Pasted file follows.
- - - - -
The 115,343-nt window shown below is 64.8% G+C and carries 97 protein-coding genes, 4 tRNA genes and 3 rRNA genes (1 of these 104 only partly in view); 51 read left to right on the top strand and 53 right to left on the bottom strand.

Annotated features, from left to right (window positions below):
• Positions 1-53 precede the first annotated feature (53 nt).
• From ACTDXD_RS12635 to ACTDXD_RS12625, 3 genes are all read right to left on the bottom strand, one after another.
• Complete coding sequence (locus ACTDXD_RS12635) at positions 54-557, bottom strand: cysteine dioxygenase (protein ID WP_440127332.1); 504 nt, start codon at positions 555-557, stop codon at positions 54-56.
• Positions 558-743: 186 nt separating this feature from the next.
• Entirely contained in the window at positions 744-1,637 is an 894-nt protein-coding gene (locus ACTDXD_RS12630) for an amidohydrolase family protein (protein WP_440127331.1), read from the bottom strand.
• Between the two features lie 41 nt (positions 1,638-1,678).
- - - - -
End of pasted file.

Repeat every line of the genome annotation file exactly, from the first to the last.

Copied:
The 115,343-nt window shown below is 64.8% G+C and carries 97 protein-coding genes, 4 tRNA genes and 3 rRNA genes (1 of these 104 only partly in view); 51 read left to right on the top strand and 53 right to left on the bottom strand.

Annotated features, from left to right (window positions below):
• Positions 1-53 precede the first annotated feature (53 nt).
• From ACTDXD_RS12635 to ACTDXD_RS12625, 3 genes are all read right to left on the bottom strand, one after another.
• Complete coding sequence (locus ACTDXD_RS12635) at positions 54-557, bottom strand: cysteine dioxygenase (protein ID WP_440127332.1); 504 nt, start codon at positions 555-557, stop codon at positions 54-56.
• Positions 558-743: 186 nt separating this feature from the next.
• Entirely contained in the window at positions 744-1,637 is an 894-nt protein-coding gene (locus ACTDXD_RS12630) for an amidohydrolase family protein (protein WP_440127331.1), read from the bottom strand.
• Between the two features lie 41 nt (positions 1,638-1,678).